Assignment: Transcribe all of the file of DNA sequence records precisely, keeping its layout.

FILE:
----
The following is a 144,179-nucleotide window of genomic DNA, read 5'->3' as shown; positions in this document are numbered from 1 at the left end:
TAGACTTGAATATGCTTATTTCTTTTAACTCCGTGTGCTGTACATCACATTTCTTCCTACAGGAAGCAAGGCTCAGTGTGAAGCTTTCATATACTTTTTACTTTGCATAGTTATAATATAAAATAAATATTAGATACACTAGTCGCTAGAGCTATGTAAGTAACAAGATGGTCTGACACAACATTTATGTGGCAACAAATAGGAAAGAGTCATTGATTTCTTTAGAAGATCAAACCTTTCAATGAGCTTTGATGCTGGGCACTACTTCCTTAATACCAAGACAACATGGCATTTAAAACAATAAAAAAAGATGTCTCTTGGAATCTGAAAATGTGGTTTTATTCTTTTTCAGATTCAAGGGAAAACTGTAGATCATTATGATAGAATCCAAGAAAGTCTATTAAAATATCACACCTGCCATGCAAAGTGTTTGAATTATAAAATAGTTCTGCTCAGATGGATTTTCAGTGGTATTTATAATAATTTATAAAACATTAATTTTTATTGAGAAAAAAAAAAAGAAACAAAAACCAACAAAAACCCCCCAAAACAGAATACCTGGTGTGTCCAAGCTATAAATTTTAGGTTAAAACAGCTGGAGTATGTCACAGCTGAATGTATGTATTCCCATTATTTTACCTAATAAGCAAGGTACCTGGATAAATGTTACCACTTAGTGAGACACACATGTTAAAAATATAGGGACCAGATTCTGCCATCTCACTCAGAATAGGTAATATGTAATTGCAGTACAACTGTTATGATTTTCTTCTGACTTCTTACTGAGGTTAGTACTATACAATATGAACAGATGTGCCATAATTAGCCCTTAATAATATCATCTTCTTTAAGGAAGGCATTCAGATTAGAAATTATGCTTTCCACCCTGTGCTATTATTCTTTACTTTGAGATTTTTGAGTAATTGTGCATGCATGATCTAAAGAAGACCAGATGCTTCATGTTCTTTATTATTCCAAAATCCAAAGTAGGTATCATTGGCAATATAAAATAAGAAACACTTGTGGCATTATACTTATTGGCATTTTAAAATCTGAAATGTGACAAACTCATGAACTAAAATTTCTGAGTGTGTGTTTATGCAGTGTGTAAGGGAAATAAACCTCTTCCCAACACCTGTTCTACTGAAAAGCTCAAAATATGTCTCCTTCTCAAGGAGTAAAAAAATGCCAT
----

The following is a 144,179-nucleotide window of genomic DNA, read 5'->3' as shown; positions in this document are numbered from 1 at the left end:
TAGACTTGAATATGCTTATTTCTTTTAACTCCGTGTGCTGTACATCACATTTCTTCCTACAGGAAGCAAGGCTCAGTGTGAAGCTTTCATATACTTTTTACTTTGCATAGTTATAATATAAAATAAATATTAGATACACTAGTCGCTAGAGCTATGTAAGTAACAAGATGGTCTGACACAACATTTATGTGGCAACAAATAGGAAAGAGTCATTGATTTCTTTAGAAGATCAAACCTTTCAATGAGCTTTGATGCTGGGCACTACTTCCTTAATACCAAGACAACATGGCATTTAAAACAATAAAAAAAGATGTCTCTTGGAATCTGAAAATGTGGTTTTATTCTTTTTCAGATTCAAGGGAAAACTGTAGATCATTATGATAGAATCCAAGAAAGTCTATTAAAATATCACACCTGCCATGCAAAGTGTTTGAATTATAAAATAGTTCTGCTCAGATGGATTTTCAGTGGTATTTATAATAATTTATAAAACATTAATTTTTATTGAGAAAAAAAAAAAGAAACAAAAACCAACAAAAACCCCCCAAAACAGAATACCTGGTGTGTCCAAGCTATAAATTTTAGGTTAAAACAGCTGGAGTATGTCACAGCTGAATGTATGTATTCCCATTATTTTACCTAATAAGCAAGGTACCTGGATAAATGTTACCACTTAGTGAGACACACATGTTAAAAATATAGGGACCAGATTCTGCCATCTCACTCAGAATAGGTAATATGTAATTGCAGTACAACTGTTATGATTTTCTTCTGACTTCTTACTGAGGTTAGTACTATACAATATGAACAGATGTGCCATAATTAGCCCTTAATAATATCATCTTCTTTAAGGAAGGCATTCAGATTAGAAATTATGCTTTCCACCCTGTGCTATTATTCTTTACTTTGAGATTTTTGAGTAATTGTGCATGCATGATCTAAAGAAGACCAGATGCTTCATGTTCTTTATTATTCCAAAATCCAAAGTAGGTATCATTGGCAATATAAAATAAGAAACACTTGTGGCATTATACTTATTGGCATTTTAAAATCTGAAATGTGACAAACTCATGAACTAAAATTTCTGAGTGTGTGTTTATGCAGTGTGTAAGGGAAATAAACCTCTTCCCAACACCTGTTCTACTGAAAAGCTCAAAATATGTCTCCTTCTCAAGGAGTAAAAAAATGCCAT